The purpose of the ASIL Studies in International Legal Theory is to clarify and improve the theoretical foundations of international law. Too often the progressive development and implementation of international law has foundered on confusion about first principles. This series raises the level of public and scholarly discussion about the structure and purposes of the world legal order and how best to achieve global justice through law. This series grows out of the International Legal Theory project of the American Society of International Law. The ASIL Studies in International Legal Theory deepen this conversation by publishing scholarly monographs and edited volumes of essays considering subjects in international legal theory.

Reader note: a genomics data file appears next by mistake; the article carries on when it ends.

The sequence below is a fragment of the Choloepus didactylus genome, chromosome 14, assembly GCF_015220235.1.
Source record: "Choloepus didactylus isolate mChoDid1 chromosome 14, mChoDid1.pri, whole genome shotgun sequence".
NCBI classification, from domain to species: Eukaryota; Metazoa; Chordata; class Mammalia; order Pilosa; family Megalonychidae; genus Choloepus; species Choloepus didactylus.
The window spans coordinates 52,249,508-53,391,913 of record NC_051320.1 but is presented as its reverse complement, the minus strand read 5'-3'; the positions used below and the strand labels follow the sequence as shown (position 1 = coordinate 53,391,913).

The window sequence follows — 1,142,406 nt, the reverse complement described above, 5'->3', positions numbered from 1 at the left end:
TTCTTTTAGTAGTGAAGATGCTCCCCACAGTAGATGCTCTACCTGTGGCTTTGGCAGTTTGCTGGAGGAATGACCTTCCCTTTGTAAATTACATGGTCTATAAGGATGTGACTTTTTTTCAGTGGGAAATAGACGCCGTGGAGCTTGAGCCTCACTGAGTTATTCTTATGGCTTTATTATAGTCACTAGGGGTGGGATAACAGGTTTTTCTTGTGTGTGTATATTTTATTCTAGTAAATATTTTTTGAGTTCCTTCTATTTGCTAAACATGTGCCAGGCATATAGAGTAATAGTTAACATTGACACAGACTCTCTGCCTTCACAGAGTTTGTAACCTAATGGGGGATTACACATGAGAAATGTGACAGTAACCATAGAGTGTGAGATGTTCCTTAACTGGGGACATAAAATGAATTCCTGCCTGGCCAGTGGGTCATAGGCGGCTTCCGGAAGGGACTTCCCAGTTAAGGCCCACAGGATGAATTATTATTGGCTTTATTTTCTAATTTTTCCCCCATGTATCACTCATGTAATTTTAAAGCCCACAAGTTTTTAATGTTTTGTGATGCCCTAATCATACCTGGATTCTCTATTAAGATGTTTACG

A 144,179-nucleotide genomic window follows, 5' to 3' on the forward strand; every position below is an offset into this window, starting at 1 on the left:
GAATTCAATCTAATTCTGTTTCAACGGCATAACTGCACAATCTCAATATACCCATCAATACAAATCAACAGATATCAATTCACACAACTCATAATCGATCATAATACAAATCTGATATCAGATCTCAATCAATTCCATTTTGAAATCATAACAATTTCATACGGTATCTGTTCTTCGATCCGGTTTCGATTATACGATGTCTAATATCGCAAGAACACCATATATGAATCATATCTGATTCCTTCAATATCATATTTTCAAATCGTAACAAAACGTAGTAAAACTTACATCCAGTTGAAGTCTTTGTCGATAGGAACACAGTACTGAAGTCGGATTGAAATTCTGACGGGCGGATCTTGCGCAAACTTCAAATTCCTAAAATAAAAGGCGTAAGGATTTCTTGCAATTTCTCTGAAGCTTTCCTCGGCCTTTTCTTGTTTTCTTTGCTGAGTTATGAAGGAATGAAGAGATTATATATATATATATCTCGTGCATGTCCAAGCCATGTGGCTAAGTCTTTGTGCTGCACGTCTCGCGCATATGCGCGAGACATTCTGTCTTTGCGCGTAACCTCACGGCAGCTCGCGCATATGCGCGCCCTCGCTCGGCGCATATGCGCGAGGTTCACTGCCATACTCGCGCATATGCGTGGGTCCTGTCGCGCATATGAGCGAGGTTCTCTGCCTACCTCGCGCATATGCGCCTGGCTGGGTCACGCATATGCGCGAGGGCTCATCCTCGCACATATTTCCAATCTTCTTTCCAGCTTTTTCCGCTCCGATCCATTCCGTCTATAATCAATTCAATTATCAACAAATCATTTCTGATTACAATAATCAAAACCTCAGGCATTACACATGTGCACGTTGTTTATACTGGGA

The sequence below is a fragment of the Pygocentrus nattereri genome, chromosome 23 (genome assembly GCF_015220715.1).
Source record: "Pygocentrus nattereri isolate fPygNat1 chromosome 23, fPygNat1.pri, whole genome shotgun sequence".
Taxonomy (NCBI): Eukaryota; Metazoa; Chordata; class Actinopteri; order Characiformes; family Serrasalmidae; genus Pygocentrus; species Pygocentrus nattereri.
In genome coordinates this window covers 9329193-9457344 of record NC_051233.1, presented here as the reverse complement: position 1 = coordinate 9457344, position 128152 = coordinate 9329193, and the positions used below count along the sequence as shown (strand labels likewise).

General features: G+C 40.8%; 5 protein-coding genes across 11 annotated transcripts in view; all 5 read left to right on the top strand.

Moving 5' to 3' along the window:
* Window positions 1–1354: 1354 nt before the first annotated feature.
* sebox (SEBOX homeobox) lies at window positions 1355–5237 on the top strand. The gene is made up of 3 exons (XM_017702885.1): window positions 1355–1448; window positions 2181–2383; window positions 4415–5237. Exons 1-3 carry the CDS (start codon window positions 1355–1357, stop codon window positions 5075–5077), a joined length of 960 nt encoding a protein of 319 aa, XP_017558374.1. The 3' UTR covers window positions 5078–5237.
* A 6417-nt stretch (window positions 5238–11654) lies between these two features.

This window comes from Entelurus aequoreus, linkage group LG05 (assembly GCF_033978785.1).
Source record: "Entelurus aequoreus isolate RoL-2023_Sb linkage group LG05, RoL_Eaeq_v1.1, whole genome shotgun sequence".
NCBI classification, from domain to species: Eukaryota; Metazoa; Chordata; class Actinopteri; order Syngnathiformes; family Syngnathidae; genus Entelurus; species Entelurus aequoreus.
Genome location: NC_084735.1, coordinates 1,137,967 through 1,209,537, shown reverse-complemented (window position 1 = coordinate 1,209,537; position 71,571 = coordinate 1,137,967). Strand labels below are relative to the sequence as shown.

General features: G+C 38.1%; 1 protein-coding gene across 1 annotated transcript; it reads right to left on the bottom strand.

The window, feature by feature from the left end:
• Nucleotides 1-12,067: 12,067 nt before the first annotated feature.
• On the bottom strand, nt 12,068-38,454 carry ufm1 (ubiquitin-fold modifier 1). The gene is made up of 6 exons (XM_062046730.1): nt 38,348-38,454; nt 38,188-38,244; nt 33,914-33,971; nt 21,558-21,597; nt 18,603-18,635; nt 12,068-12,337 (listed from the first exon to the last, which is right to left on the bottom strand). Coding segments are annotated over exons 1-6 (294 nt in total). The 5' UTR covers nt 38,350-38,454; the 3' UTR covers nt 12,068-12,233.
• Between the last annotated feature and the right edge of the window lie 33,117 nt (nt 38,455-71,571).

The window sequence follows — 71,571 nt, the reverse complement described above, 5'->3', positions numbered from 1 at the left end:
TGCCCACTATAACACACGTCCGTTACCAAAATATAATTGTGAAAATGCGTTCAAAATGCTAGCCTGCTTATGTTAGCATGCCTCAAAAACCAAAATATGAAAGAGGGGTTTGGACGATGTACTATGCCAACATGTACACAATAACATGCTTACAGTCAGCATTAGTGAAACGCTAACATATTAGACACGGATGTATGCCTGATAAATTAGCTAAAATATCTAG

General Editors: Elizabeth Anderson, ASIL; Mortimer Sellers, University of Baltimore; Samantha Besson, Université de Fribourg; Allen Buchanan, Duke University; David Kennedy, Harvard University; Jan Klabbers, University of Helsinki; David Luban, Georgetown University; Larry May, Vanderbilt University; Mary Ellen O’Connell, University of Notre Dame; Onuma Yasuaki, Meiji University; Helen Stacy, Stanford University; John Tasioulas, University College, London; Fernando Teson, Florida State University